Highways Agency gets smart with £267M project

Highways Agency gets smart with £267M project

Consultation has started on a Highways Agency £267M plan for a ‘smart motorway’ project using the latest transport technology to cut congestion and journey times on one of the country’s most heavily trafficked sections of road.

 

The scheme would improve a 17 mile stretch of motorway between junction 8 of the M80 and junction 20 of the M62 in Greater Manchester and should get under way in summer next year with completion in two years. The estimated project cost is in the range £190M to £267M.

 

The project will use the latest ‘intelligent transport systems to monitor traffic flow, provide up-to-date traffic information to road users and using variable speed limits indicated on overhead gantries to help ease congestion. Over 300 new signs would be installed as part of the scheme, along with 50 new CCTV cameras that will be used to monitor traffic at the agency’s Regional Control Centre at Newton-le-Willows on Merseyside.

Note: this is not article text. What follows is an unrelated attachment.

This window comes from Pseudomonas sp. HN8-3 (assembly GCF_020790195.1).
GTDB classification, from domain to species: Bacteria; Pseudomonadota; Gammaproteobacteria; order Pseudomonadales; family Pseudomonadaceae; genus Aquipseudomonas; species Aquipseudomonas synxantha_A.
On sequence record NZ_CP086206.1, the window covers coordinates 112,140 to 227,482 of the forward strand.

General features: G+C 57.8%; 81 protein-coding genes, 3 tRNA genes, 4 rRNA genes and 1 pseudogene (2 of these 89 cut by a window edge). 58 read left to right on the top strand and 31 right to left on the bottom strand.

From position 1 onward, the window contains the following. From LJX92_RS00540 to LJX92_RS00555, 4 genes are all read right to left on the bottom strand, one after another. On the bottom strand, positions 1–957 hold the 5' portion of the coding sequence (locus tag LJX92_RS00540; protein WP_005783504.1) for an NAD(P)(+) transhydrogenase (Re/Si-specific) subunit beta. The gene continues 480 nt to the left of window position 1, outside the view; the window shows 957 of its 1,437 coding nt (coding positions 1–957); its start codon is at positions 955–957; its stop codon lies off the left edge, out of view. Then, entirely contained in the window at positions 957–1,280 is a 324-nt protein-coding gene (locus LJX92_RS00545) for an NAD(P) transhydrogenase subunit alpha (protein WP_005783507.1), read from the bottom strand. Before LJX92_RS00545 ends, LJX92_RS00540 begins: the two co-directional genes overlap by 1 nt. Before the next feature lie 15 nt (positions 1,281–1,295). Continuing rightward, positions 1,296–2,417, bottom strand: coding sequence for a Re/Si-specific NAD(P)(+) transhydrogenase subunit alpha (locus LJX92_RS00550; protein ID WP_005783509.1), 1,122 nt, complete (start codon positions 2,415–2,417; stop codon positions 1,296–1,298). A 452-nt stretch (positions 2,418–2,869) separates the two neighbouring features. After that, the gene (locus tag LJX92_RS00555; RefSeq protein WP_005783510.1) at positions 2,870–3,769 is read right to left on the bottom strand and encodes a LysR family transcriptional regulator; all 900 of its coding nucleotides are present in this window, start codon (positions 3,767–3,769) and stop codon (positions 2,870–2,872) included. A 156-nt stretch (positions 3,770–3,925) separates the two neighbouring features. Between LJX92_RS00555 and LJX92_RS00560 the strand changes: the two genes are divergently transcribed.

To increase capacity hard shoulder running will also be used on a five mile stretch of the M62 between junctions 18 and 20, increasing the number of lanes on each side of the motorway to four, with emergency refuges provided on these sections. Overhead signs will alert motorists about lane closures and incidents and allow lanes to be cleared to allow emergency services through.  

 

Following environmental impact assessment lane capacity might also be increased between junctions 8 and 15 of the M60 where the motorway narrows to two lanes in some parts.

 

The Highways Agency says a similar recently completed scheme on the M62 near Leeds is making journeys better and reducing congestion. Jacqui Allen, Senior Project Manager at the Highways Agency said: ‘More than 180,000 vehicles use the section of motorway between junction 8 of the M60 and junction 20 of the M62 every day, causing heavy congestion and unpredictable journey times. The new smart motorway will help tackle these issues as well as improving safety on the network.’

 

Image: Highways Agency

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